It has been reported that the Grn−/− mice show reduced synaptic connectivity and impaired plasticity, which significantly precedes neuropathological changes and may be the underlying mechanisms contributing to FTD pathology in patients [22]. Our results indicate that the neurophysiological changes that arise in the MD-mPFC pathway become increasingly apparent with age and are reflected by both behavioral and electrophysiological alterations. It has been demonstrated that Grn gene deficiency in mice leads to an age-dependent enhancement of microglia-mediated synaptic pruning in the thalamus [24]. In line with these findings, our data indicate an age-dependent reduction in cortical responses to thalamocortical activation, displaying abnormalities in the I/O curves in both Grn+/− and Grn−/− mice. These observations are in line with behavioral deficits, since both Grn+/ and Grn/ mice develop social deficits and exhibit impaired fear memory, as seen in patients with behavioral variant FTD [19, 20]. However, Grn+/ but not Grn/ mice showed abnormal social dominance in the tube test, suggesting that progranulin haploinsufficiency has distinct effects from complete progranulin deficiency [23]. Similarly, in our study, the Grn+/− mice perform worse at all ages evaluated, reaching significant deficiency starting at 6 months of age. These findings provide a potential in vivo assay for studying abnormalities in neuronal circuitries in progranulin-haploinsufficient animals with relevance to human FTD. The fact that Grn+/− showed more profound abnormalities in electrophysiological signals than Grn−/− may be due to compensatory mechanisms that are activated during development. Another hypothesis is related to the function of the granulins: it has been postulated that PGRN and its GRN cleavage products have reciprocal functions, at least in wound healing, inflammation, and neuroprotection [29,30,31]. However, considering the etiology of FTD, other factors beyond PGRN deficiency must be taken into consideration. FTD patients also exhibit pronounced atrophy of specific brain regions, significant astrocytosis, and myelin loss not only in white-matter tracts, but in the cerebral cortex as well [12]. Moreover, it has been reported that PGRN deficiency in Grn−/− mice leads to selective and age-dependent loss of parvalbumin+ inhibitory synapses [24]. MD neurons synapse directly onto and activate these parvalbumin+ interneurons in the mPFC that are the major mediator of a feedforward inhibition, as optogenetic silencing of these interneurons greatly suppressed, and in some cases totally abolished this feedforward inhibition [32]. In line with this observation, our findings demonstrate a diminished paired-pulse inhibition with short ISI beginning at 6.5 months of age in Grn+/− and Grn−/− mice compared to their age-matched WT controls. Furthermore, silencing local interneurons in the mPFC increased the duration and latency of excitatory postsynaptic potentials (EPSPs), suggesting that parvalbumin+ interneurons control the temporal integration window of principal neurons [33]. These findings are in accord with our recent observations where reduced activity in the mPFC increases the latency of EPSPs; however, this abnormality was present only in Grn+/− animals.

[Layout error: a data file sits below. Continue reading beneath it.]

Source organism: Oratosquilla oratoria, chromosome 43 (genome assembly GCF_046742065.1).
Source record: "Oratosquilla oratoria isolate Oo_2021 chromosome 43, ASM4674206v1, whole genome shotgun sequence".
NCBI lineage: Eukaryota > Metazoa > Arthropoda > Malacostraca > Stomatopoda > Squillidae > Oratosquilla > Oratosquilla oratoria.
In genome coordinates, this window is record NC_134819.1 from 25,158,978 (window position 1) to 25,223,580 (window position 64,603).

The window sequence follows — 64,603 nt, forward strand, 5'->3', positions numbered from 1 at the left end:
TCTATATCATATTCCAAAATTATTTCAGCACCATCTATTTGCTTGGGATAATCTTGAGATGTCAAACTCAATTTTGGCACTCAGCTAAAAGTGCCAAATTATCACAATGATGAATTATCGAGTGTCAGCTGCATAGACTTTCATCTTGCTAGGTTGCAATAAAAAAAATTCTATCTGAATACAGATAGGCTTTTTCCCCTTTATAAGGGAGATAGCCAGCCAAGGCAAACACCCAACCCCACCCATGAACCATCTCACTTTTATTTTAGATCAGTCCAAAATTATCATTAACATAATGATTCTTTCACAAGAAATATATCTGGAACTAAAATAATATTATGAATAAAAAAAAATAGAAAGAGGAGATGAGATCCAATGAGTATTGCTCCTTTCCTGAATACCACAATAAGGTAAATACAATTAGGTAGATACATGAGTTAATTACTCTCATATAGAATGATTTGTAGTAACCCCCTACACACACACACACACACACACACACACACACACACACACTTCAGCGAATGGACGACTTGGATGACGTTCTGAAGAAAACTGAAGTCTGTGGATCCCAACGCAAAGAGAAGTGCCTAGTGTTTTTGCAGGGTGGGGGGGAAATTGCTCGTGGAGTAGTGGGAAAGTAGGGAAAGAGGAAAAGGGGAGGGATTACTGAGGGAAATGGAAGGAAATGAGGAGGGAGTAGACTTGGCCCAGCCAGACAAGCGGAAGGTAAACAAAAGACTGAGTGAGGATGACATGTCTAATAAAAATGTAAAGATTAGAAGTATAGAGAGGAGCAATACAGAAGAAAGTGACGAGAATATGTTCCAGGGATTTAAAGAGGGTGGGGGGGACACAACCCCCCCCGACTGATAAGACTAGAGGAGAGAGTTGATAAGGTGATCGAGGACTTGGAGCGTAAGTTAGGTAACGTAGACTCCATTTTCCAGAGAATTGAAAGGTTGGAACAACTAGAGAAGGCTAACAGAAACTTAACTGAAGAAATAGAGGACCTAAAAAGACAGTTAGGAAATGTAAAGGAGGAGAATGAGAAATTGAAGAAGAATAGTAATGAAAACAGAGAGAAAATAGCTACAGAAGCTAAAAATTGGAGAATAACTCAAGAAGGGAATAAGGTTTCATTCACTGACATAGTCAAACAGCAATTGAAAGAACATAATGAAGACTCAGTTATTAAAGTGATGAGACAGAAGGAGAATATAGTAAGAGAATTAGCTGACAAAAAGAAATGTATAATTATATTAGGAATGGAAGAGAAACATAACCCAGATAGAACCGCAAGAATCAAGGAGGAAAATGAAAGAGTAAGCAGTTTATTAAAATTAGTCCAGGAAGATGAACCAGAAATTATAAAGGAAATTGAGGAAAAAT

Additionally, recent evidence suggests that interneurons in the mPFC can modulate decision-making in reward-related behaviors [34], and optogenetic activation of these interneurons in the mPFC alters appetite-driven behavior [35] and biases animals toward overeating of sweets. This overeating of sweets is similar and directly translatable to that observed in FTD patients [36]. Studies have linked these behaviors to alterations in the thalamocortical circuitry using voxel-based morphometry suggesting that deficits in primary reward-seeking in FTD patients may be due to the impairment of the thalamocortical feedback loop [28]. The behavioral task examined in our preclinical studies was reward-seeking/processing by evaluating the consumption of sugar pellets at the beginning of the light cycle time of day when mice should be sated. All groups of mice consumed the palatable treat as expected in this state, but the Grn−/− mice consumed a significantly greater amount than the other groups. This increased intake occurred at both time points (9 and 12 months) where neuropathology exists (> 6 months) and the pattern was present, although not significant, pre-pathology (3 months). The increased sugar pellet intake is not the result of the differences in blood glucose levels or body weight (data not shown). Since the Grn+/− mice were identical to the WT, the present data suggests that PGRN deficiency alone is not sufficient to elicit this behavior in mice, unlike the observed neurophysiology, but that frank neuropathology or structural changes are necessary to see this behavioral pattern.


Our findings demonstrate the translatability of PGRN-deficient mice as a model of neuronal dysfunction due to the haploinsufficiency of PGRN. Future studies are needed to determine if similar dysfunction is evident in FTD-GRN patients and whether this preclinical model can be used as a tool for elucidating disease pathophysiology and the development of therapeutics.

Availability of data and materials

The datasets used and/or analyzed during the current study are available from the corresponding author on reasonable request.





Intronic expansion of a hexanucleotide GGGGCC repeat in the chromosome 9 open reading frame 72


Central nervous system






Evoked field potential


Excitatory postsynaptic potential


Frontotemporal dementia








Interstimulus interval


Microtubule-associated protein tau






Medial prefrontal cortex


Neuronal ceroid lipofuscinosis




Paired-pulse ratio


Transactive response (TAR) DNA-binding protein with a molecular weight of 43 kDa


Wild type


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This research was funded by FORUM Pharmaceuticals, Inc.

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Authors and Affiliations



DN, LM, AC, and MS conducted the experiments. DN, AC, and CK carried out the data analysis. DN, LM, LL, and MH designed the experiments and wrote the manuscript. All authors read and approved the final manuscript.

Corresponding author

Correspondence to Mihály Hajós.

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All procedures in this study were performed according to the protocol reviewed and approved by the Yale University Institutional Animal Care and Use Committee and in compliance with the NIH Guide for the Care and Use of Laboratory Animals (NIH Publications No. 80–23, revised 1996).

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The authors declare that they have no competing interests.

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Nagy, D., Martens, L.H., Leventhal, L. et al. Age-dependent emergence of neurophysiological and behavioral abnormalities in progranulin-deficient mice. Alz Res Therapy 11, 88 (2019).